Linked by Eugenia Loli on Sat 15th Jul 2006 22:45 UTC
.NET (dotGNU too) Jeff Cogswell writes: "I'm about to make a confession. Even though I've written several books and articles about C++, I have a secret: C++ isn't my favorite language. I have lots of languages that I use, each one for different purposes. But the language I consider my all-time favorite is Python."
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RE: Python is . . .
by thompson4822 on Sun 16th Jul 2006 17:10 UTC in reply to "Python is . . ."
thompson4822
Member since:
2006-07-16

It seems to me that the people most put off by the idea of indentation based syntax have always been programmers for whom the word 'refactor' might as well be a reference to an obscure foreign capital. I remember mentioning Python's syntax to a colleague who was completely revulsed. Later I found out that his idea of routines were 100-1000 line tracts of utterly unreadable spaghetti.

Best regards,


Steve

Reply Parent Score: 2

RE[2]: Python is . . .
by Cloudy on Sun 16th Jul 2006 18:21 in reply to "RE: Python is . . ."
Cloudy Member since:
2006-02-15

Bad guess in this case. I've been a believer in loose coupling, implemenation hiding, and doing one thing per function since before the term 'object oriented' was invented.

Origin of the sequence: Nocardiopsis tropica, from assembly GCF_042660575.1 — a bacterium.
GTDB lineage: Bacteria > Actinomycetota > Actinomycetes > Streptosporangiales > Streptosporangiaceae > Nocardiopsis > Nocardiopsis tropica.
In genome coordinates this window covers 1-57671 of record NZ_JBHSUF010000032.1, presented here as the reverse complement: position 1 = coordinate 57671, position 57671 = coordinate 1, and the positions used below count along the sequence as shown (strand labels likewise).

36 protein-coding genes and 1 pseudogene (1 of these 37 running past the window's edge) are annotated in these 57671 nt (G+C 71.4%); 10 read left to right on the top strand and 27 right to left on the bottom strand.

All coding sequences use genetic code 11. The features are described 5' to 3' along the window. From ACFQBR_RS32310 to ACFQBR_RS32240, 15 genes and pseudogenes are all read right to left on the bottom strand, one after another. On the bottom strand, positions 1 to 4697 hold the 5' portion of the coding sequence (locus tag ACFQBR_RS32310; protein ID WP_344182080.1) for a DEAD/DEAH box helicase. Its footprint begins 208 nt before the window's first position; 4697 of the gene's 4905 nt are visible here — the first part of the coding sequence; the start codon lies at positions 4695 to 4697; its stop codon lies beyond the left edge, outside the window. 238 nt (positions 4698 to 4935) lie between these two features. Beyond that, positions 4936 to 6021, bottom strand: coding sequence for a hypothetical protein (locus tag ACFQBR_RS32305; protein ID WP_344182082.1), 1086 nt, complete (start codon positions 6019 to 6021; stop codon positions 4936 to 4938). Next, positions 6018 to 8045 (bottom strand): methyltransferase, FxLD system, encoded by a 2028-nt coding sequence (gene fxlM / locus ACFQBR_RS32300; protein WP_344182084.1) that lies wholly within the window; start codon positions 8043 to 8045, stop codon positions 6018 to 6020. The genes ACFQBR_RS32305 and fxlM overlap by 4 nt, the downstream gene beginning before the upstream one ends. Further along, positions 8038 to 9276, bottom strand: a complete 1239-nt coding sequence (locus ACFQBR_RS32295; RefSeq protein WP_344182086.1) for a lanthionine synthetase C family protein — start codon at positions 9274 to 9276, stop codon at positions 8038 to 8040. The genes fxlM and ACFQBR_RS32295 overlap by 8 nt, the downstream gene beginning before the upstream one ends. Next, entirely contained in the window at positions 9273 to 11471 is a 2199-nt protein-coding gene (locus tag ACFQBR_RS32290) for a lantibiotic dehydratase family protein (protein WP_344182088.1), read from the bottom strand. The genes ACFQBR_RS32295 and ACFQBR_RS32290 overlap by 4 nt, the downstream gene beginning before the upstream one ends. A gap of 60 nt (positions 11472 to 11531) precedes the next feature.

My objections to programming languages that try to enforce good practice dates back to Dykstra's observation, in the context of Pascal, that you can "write Fortran in any language".

Readability is a function of programmer discipline, not a feature of a language.

Reply Parent Score: 2

RE[3]: Python is . . .
by rayiner on Sun 16th Jul 2006 18:28 in reply to "RE[2]: Python is . . ."
rayiner Member since:
2005-07-06

I think readability is a function of langauge too. Modern C++ is an emminently unreadable language, as is Perl, even with good programmer discipline. Meanwhile, even poorly-written Python is often adequately readable, because there are only so many ways to screw up Python code while having it remain synactically valid.

Reply Parent Score: 1